WHITE SANDS MISSILE RANGE, Nov. 26, 2009 - A recent software upgrade in counter bombing testing led to a new two week test period at White Sands Missile Range beginning on Nov. 5 in order to more effectively locate suicide bombers.
Testing director Imelda Barron said the original counter bomber software from July 2008 only located male suicide bombers, but an upgrade now allows the software to locate female suicide bombers as well.
"Due to the large increase in female suicide bombers, the software had to be changed," Barron said. "The main purpose is safety in preventing suicide bombers."
The testing data goes to the U.S. Department of Defense agency called Joint Improvised Explosive Device Defeat Organization (JIEDDO) for further study, but Barron said this is not the team's first experience with JIEDDO.
"We are constantly working with JIEDDO," Barron said.
The test had thirty volunteers walking in two phases, the first a rural setting in the desert and the second an urban setting near a gravel road, with and without the threat devices strapped to the bodies of the walkers.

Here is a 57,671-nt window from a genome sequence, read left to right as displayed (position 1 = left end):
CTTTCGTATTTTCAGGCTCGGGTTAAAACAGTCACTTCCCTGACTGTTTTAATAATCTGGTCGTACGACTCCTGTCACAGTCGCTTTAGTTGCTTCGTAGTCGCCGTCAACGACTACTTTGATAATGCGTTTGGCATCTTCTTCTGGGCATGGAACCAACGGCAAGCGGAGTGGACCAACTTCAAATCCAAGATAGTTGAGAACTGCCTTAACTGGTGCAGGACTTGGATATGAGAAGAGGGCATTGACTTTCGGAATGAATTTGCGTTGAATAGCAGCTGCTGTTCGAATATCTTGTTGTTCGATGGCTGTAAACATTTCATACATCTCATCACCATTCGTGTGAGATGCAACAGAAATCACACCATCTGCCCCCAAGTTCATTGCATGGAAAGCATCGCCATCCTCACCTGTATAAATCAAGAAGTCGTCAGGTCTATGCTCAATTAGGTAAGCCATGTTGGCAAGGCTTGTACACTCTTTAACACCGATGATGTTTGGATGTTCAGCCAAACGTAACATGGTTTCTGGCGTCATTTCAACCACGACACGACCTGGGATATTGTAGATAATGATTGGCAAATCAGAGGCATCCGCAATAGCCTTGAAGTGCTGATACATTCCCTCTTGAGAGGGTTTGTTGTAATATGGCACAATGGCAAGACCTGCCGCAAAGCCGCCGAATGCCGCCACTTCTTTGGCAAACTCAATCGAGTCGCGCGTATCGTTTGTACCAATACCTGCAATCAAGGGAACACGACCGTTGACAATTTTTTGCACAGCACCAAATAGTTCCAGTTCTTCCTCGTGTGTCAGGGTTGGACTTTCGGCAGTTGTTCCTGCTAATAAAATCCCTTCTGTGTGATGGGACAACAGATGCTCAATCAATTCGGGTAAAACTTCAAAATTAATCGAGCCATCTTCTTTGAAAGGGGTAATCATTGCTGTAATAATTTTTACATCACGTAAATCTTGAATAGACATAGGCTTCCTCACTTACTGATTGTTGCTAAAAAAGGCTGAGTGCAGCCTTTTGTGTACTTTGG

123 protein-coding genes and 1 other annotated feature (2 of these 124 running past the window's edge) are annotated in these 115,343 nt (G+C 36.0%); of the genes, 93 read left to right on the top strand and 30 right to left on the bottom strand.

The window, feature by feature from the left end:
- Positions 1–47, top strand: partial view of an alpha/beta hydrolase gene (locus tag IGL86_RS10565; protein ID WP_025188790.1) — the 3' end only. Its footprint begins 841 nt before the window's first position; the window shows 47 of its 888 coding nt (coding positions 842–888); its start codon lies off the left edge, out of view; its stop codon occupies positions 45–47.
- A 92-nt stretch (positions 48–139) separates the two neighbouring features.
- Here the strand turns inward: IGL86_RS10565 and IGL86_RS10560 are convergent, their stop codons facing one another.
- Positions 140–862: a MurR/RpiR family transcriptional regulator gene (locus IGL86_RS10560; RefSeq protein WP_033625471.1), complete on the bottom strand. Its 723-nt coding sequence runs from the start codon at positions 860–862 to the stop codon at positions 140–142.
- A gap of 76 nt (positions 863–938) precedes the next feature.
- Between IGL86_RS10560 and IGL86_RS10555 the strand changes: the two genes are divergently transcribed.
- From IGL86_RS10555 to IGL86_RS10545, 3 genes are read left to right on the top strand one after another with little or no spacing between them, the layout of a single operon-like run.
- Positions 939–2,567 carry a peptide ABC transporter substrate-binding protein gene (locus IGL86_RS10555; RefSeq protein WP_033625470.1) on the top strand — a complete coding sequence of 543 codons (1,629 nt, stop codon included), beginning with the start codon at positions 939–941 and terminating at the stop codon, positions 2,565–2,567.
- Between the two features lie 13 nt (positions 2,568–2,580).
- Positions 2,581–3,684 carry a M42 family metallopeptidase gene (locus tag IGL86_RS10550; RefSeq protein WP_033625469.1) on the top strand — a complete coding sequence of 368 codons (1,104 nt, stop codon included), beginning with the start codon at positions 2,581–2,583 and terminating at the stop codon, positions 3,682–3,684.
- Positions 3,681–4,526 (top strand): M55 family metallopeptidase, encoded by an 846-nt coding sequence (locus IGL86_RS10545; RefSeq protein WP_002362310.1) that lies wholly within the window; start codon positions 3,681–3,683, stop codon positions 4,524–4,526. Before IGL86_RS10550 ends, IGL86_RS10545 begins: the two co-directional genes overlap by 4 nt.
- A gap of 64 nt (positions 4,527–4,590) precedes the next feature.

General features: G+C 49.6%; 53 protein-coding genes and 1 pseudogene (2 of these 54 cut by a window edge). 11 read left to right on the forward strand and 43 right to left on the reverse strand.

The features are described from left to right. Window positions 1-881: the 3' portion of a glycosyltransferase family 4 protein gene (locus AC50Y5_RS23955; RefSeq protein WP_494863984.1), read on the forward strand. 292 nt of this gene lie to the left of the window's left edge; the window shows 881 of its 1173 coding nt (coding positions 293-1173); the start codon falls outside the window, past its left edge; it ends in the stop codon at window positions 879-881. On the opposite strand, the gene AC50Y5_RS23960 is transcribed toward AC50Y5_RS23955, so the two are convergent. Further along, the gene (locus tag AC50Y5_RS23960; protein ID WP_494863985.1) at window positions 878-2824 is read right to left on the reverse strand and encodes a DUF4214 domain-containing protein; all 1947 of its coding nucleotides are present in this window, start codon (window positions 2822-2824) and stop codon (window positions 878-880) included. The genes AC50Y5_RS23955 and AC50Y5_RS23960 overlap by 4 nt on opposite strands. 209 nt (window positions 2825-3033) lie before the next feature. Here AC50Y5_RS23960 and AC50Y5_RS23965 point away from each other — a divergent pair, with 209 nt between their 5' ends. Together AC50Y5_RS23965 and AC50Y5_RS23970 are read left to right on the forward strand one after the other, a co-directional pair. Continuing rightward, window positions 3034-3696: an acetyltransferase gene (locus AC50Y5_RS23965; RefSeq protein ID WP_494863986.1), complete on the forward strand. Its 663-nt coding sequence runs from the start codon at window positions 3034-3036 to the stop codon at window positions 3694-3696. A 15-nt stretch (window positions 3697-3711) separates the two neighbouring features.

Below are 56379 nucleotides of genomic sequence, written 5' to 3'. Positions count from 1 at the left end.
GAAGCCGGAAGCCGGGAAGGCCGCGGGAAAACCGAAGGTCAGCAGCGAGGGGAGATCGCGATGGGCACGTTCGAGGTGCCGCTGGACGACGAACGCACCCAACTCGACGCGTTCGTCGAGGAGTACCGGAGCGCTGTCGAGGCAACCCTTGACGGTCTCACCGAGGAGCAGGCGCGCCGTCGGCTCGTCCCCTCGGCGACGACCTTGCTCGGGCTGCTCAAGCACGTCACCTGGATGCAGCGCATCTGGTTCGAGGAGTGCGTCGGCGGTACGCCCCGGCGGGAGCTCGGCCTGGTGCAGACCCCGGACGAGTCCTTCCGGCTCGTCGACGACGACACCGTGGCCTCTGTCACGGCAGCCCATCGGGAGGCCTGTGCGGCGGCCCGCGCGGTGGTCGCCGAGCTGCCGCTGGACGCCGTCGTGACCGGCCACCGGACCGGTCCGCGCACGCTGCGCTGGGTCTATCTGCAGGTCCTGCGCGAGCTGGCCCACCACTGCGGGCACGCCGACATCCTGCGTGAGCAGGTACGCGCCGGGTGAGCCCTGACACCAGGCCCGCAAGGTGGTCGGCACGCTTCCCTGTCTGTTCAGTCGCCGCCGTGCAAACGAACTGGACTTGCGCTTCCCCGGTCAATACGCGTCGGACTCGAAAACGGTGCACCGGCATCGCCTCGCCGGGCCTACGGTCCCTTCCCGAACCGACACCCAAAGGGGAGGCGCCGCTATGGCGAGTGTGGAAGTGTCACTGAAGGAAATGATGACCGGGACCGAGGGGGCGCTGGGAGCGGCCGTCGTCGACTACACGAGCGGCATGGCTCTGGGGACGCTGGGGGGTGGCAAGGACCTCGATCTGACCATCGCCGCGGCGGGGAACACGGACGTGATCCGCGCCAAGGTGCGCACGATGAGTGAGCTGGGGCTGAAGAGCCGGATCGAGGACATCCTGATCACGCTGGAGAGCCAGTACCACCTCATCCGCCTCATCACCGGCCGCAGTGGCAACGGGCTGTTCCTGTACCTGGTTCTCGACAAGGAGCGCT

NewTec employee Francine Marcoux was one of the volunteers to walk in phase one in the desert area on White Sands Missile Range and said she found the experience "fascinating".
"I thought it was an extremely worthwhile experiment," Marcoux said. "I was very excited to participate.
Marcoux said the women wore burkhas, the cloaking fabric in some Islamic traditions, on one of the three cycles in three different exercises on the Nov. 7 rural testing. Marcoux said the walkers would wear the garment with and without the threat device.
"Most of us have no idea how it would feel to walk around in a burkha," Marcoux said. "It's something I've never done before."
Barron said the software detects the threats based on body mass, which differs between men and women.
"The test went really well," Barron said. "We're just trying everything so we can send the best data to Washington D.C."
The participants walked wearing aluminized Mylar as well as "threat" vests to simulate what Barron said would be bombs. Barron said the software has garnered international attention from the Minister of Defense of Holland, who visited the site to see the testing in action.
"He was so pleased, he went straight to Washington [D.C] to order the device," Barron said.
Barron said she believes the testing will continue within the next nine months as updates continue to change.
"It's all about how to get the best information for the Department of Defense and JIEDDO," Barron said.